Alarming facts behind autoimmune diseases

March 3, 2009 12:00:00 AM PST
It's time to take control of your health. Nurse practitioner Barbara Dehn, who has an online health blog called NurseBarb.com, has information on the alarming facts behind autoimmune diseases.

Autoimmune Disorders
By Nurse Barb
www.NurseBarb.com

We don't know why, but more women than men seem to be more affected by autoimmune disorders and diseases. These can include a long list of conditions that are difficult to diagnose and treat effectively.

What are autoimmune disorders?

These occur, when a person's own immune cells get mixed up with their job description. Instead of working as a team with the other cells and protecting organs and tissues from invaders, these immune cells "turn against" the tissues and actually attack, wreaking havoc and causing lots of annoying symptoms. This leads to the body producing antibodies, (they're like rogue agents) who don't recognize that they're attacking their own team.

How it happens

We don't know precisely what triggers a person's body to suddenly attack their own tissue. These tend to occur when there's a family history, so there's probably a genetic link. There's a wide range of how mild or severe the symptoms might be from one family member to another.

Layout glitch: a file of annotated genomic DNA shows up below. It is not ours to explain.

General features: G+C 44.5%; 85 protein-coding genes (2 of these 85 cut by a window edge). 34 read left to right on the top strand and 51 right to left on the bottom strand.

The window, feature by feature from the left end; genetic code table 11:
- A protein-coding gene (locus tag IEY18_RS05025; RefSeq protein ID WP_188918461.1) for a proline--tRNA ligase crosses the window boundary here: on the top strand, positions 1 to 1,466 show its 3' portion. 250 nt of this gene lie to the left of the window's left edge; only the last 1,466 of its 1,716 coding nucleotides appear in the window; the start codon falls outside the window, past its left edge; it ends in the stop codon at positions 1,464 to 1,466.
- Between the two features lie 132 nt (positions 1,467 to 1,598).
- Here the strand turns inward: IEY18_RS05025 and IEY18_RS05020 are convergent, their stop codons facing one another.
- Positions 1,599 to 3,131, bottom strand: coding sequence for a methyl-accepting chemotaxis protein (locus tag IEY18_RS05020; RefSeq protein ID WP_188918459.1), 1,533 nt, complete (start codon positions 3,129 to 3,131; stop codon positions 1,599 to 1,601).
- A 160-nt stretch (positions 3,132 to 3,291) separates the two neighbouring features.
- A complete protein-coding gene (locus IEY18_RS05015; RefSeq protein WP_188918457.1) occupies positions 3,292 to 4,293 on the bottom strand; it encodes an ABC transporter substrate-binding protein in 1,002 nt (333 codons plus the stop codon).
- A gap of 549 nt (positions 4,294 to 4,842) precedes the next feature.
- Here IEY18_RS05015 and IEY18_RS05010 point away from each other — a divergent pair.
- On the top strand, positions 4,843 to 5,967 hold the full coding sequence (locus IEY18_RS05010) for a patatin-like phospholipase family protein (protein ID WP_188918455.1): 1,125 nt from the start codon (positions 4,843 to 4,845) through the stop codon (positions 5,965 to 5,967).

Some common autoimmune disorders

  • Rheumatoid Arthritis
  • Juvenile Rheumatoid Arthritis
  • Lupus
  • Hashimoto's Thyroiditis
  • Scleroderma
  • Raynaud's Phenomenon
  • Celiac Disease
  • Chron's disease
  • Ulcerative Colitis
  • Sjogren's syndrome
  • Polymyalgia Rheumatica
  • Temporal Arteritis
  • Type 1 Diabetes Mellitus

These may also be autoimmune disorders

  • Multiple Sclerosis
  • Fibromyalgia

Hard to diagnose

For many of these, there aren't good, conclusive lab tests, which can leave many people visiting multiple health care providers searching for answers.

The emotional aspect

When doctors can't give conclusive answers, and don't know what's wrong, they may attribute the person's symptoms to emotional issues or depression. This can actually make a person with very real symptoms of an auto-immune disorder feel depressed or unsure about themselves. They know it's not all in their heads, but find it difficult to get the answers they need and treatments that work.

Why it's difficult to treat

So far, we can only treat the symptoms, there are no cures, but there are promising treatments being studied. For many people, it's symptom relief and avoidance of triggers that worsen symptoms.

Resources

The American Autoimmune Related Disorders Association
www.aarda.org

About Nurse Barb Dehn:
Barb Dehn is a practicing Women's Health Nurse Practitioner, award winning author, and a nationally recognized health expert. She holds a BS from Boston College and earned Masters degree at the University of California, San Francisco. An in demand and popular national speaker on all aspects of women's health, she also lectures at Stanford and is a frequent health expert on NBC's iVillageLive and recently In the Loop with iVillage.

Follow Nurse Barba at the commercial-free daily health blog www.NurseBarb.com.


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